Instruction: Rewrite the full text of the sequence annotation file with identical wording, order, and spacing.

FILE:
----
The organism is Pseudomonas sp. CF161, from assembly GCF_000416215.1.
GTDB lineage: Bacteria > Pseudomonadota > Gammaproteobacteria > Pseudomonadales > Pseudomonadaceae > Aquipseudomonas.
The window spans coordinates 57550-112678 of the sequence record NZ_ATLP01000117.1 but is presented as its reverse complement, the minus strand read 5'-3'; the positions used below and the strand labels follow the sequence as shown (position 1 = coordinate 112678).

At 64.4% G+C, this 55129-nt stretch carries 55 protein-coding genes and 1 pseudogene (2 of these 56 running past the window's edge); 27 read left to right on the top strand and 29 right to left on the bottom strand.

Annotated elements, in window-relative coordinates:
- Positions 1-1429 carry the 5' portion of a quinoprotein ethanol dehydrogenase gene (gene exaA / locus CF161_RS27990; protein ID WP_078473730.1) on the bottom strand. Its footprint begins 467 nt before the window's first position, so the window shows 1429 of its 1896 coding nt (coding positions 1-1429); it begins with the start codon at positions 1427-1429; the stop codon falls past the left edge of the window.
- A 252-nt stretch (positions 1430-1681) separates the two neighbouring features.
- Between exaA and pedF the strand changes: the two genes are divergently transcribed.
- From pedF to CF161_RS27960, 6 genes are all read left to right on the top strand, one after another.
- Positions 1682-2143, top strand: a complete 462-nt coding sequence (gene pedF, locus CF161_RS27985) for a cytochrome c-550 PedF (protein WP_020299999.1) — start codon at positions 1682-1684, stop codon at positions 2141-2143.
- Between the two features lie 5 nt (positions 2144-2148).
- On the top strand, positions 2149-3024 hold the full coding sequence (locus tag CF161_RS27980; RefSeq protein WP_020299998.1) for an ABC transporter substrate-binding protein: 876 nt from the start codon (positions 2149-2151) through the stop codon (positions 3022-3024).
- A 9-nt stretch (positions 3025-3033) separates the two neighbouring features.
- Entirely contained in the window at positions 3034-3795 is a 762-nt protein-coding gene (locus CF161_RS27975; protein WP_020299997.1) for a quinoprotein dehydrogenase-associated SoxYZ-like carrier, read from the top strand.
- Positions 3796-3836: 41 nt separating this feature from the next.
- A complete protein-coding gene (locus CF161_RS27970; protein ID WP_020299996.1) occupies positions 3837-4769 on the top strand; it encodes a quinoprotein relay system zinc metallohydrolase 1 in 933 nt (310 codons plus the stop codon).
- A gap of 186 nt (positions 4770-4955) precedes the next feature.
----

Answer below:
The organism is Pseudomonas sp. CF161, from assembly GCF_000416215.1.
GTDB lineage: Bacteria > Pseudomonadota > Gammaproteobacteria > Pseudomonadales > Pseudomonadaceae > Aquipseudomonas.
The window spans coordinates 57550-112678 of the sequence record NZ_ATLP01000117.1 but is presented as its reverse complement, the minus strand read 5'-3'; the positions used below and the strand labels follow the sequence as shown (position 1 = coordinate 112678).

At 64.4% G+C, this 55129-nt stretch carries 55 protein-coding genes and 1 pseudogene (2 of these 56 running past the window's edge); 27 read left to right on the top strand and 29 right to left on the bottom strand.

Annotated elements, in window-relative coordinates:
- Positions 1-1429 carry the 5' portion of a quinoprotein ethanol dehydrogenase gene (gene exaA / locus CF161_RS27990; protein ID WP_078473730.1) on the bottom strand. Its footprint begins 467 nt before the window's first position, so the window shows 1429 of its 1896 coding nt (coding positions 1-1429); it begins with the start codon at positions 1427-1429; the stop codon falls past the left edge of the window.
- A 252-nt stretch (positions 1430-1681) separates the two neighbouring features.
- Between exaA and pedF the strand changes: the two genes are divergently transcribed.
- From pedF to CF161_RS27960, 6 genes are all read left to right on the top strand, one after another.
- Positions 1682-2143, top strand: a complete 462-nt coding sequence (gene pedF, locus CF161_RS27985) for a cytochrome c-550 PedF (protein WP_020299999.1) — start codon at positions 1682-1684, stop codon at positions 2141-2143.
- Between the two features lie 5 nt (positions 2144-2148).
- On the top strand, positions 2149-3024 hold the full coding sequence (locus tag CF161_RS27980; RefSeq protein WP_020299998.1) for an ABC transporter substrate-binding protein: 876 nt from the start codon (positions 2149-2151) through the stop codon (positions 3022-3024).
- A 9-nt stretch (positions 3025-3033) separates the two neighbouring features.
- Entirely contained in the window at positions 3034-3795 is a 762-nt protein-coding gene (locus CF161_RS27975; protein WP_020299997.1) for a quinoprotein dehydrogenase-associated SoxYZ-like carrier, read from the top strand.
- Positions 3796-3836: 41 nt separating this feature from the next.
- A complete protein-coding gene (locus CF161_RS27970; protein ID WP_020299996.1) occupies positions 3837-4769 on the top strand; it encodes a quinoprotein relay system zinc metallohydrolase 1 in 933 nt (310 codons plus the stop codon).
- A gap of 186 nt (positions 4770-4955) precedes the next feature.